What are the warning signs of human trafficking?
Being aware of the warning signs of human trafficking is the first step in ending the trends. A national organization called The Polaris Project located in Washington, D.C., has compiled a list of the warning signs of human trafficking:
Poor mental health or abnormal behavior
- Is fearful, anxious, depressed, submissive, tense or nervous/paranoid
- Exhibits unusually fearful or anxious behavior after bringing up law enforcement
- Avoids eye contact
Poor physical health
- Lacks health care
- Appears malnourished
- Shows signs of physical and/or sexual abuse, physical restraint, confinement, or torture
The Ohio Attorney General’s office has also compiled a list of the indications that labor trafficking may be occurring:
- Sleeping bags are visible, possibly indicating that employees are living in the same place where they work and that backrooms appear to be living spaces.
- Workers are driven to their employment in groups all at once.
- When a worker answers casual questions, their answers seem scripted or rehearsed.
- Workers may appear exceptionally young and are fearful or particularly submissive.
- Small children are serving in a family restaurant.
- Security measures are in place that appear to keep people inside an establishment (i.e., barbed wire inside of a fence, bars covering the insides of windows).
- People are not being allowed to go into public alone or speak for themselves.
How can you help?
You can take other steps to address the roots of the problem and build awareness of this problem in your community:
- Promote healthy intimate relationships and stronger marriages and families. This means taking a preventative approach to family life education. Help reduce the culture of pornography that adults and children are exposed to on TV, the Internet, and via computers, tablet, and other handheld electronic devices. Doing so will reduce the sexualized culture that implicitly normalizes sexual aberrations.
- Work to eliminate teen-to-teen sexual violence, harassment, bullying and coercion. Teach youth healthy relationship development skills. Such skills will help youth know acceptable relationship boundaries and when a relationship is unhealthy and destructive.
- Help parents understand the signs of abuse. Parents should make adolescent children aware of the issue according to their child’s ability to understand.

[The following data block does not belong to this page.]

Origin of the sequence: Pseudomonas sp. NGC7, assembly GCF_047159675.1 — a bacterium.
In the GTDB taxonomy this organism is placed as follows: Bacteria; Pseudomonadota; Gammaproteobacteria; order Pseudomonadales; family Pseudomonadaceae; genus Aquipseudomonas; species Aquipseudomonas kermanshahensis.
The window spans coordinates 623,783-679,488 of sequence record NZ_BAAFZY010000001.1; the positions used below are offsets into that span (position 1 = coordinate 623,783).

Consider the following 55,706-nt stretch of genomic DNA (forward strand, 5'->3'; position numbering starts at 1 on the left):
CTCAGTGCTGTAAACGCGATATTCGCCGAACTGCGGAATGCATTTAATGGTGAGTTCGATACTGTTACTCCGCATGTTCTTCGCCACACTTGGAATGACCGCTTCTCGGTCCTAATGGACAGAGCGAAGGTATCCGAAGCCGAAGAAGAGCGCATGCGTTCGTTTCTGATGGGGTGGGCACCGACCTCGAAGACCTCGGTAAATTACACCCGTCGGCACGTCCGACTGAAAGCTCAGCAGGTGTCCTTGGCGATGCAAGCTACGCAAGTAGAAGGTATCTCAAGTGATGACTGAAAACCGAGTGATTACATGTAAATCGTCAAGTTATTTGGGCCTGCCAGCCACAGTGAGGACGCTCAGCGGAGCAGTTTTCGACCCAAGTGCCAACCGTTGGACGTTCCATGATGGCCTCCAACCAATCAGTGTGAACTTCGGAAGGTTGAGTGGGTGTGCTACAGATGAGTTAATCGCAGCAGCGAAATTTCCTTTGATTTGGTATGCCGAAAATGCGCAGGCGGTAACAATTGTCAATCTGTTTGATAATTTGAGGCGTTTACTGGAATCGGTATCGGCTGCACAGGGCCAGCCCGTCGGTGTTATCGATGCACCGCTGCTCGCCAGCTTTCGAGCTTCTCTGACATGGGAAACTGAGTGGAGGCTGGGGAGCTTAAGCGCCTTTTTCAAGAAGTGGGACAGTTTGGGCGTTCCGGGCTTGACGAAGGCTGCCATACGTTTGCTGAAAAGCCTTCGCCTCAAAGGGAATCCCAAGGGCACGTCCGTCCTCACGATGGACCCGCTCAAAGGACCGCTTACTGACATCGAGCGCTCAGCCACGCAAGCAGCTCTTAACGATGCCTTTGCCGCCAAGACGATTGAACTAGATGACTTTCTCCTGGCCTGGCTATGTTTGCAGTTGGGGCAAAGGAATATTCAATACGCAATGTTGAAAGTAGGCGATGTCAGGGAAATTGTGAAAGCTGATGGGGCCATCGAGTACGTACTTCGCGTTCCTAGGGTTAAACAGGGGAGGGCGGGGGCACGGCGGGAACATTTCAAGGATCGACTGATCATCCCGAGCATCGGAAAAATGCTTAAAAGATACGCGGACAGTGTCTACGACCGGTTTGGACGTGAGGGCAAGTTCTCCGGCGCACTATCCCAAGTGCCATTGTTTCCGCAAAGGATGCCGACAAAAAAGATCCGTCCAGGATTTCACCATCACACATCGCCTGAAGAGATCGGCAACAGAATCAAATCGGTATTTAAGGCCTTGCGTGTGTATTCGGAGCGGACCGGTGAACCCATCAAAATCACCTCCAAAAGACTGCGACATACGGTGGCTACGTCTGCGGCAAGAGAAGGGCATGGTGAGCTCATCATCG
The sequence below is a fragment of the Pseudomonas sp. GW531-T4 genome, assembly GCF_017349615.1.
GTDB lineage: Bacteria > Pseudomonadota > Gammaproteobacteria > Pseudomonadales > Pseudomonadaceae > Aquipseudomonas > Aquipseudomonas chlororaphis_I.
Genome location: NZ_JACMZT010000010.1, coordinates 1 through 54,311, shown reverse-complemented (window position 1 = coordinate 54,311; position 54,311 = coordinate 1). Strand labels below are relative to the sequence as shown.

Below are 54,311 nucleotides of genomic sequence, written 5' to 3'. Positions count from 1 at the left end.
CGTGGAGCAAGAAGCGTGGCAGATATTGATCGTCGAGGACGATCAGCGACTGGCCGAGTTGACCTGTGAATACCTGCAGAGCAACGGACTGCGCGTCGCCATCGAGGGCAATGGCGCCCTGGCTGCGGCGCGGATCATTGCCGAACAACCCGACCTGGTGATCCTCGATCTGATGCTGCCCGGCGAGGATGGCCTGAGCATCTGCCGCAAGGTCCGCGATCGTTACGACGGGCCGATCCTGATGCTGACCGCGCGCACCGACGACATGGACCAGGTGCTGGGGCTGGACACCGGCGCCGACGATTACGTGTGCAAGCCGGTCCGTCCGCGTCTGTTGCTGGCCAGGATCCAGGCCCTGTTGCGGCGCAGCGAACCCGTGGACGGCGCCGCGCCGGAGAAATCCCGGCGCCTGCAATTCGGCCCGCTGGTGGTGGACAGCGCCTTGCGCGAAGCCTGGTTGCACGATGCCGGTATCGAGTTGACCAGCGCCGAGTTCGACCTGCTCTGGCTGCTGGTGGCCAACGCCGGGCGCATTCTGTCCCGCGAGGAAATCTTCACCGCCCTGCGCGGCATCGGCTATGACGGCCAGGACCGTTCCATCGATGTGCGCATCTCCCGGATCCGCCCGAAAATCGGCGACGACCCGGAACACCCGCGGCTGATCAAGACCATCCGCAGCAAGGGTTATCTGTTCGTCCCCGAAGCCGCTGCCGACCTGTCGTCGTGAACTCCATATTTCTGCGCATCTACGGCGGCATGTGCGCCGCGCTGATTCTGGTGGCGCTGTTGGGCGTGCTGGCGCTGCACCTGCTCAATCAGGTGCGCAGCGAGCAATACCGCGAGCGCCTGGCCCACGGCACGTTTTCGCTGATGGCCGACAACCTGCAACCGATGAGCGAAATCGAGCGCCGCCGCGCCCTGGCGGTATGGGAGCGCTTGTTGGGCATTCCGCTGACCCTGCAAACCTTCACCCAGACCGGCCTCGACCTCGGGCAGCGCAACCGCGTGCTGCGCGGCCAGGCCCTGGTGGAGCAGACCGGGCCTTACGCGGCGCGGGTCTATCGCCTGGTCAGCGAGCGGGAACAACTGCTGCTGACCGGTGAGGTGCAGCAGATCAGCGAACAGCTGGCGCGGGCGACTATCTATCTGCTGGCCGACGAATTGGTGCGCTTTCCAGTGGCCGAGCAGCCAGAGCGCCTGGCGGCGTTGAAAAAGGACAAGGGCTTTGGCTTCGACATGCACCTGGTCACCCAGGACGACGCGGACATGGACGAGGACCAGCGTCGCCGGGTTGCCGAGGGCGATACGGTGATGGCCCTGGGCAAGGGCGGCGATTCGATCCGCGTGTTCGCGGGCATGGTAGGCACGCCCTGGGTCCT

- At school, teachers, counselors and administrators should be vigilant to the changes in a student’s behavior and grades and make parents aware of these changes. Schools can initiate a campaign against bullying, coercion and sexual harassment and teach youth healthy relationship development skills. Such skills will help youth know appropriate relationship boundaries and when a relationship is unhealthy and destructive.
- Community leaders and organizations should advocate for women, children and teens. Involve local law enforcement in this effort as well as educating travelers at freeway rest stops to be vigilant about human trafficking that occurs in these locales.
- While human trafficking (especially sex trafficking) primarily affects women, it is important to remember that there are many male victims.
You can report human trafficking to:
- BCI at 855-BCI-OHIO (224-6446).
- National Human Trafficking Resource Center at 888-373-7888, text “BeFree” (233733).
Information and referrals
You can find more information about human trafficking at the following resources:
- Ohio Attorney General’s Office: ohioattorneygeneral.gov/HumanTrafficking.aspx/?from=nav
- Central Ohio Rescue and Restore Coalition (centralohiorescueandrestore.org)
- Polaris Project in Washington, D.C. (polarisproject.org)
- OAG, 2013. Ohio Human Trafficking. Retrieved June 2013 from 220.127.116.11/ag/ohhumtraff/player.html
- OAG, 2013. Retrieved June 2013 from ohioattorneygeneral.gov/HumanTrafficking.aspx/?from=nav
- The Polaris Project. polarisproject.org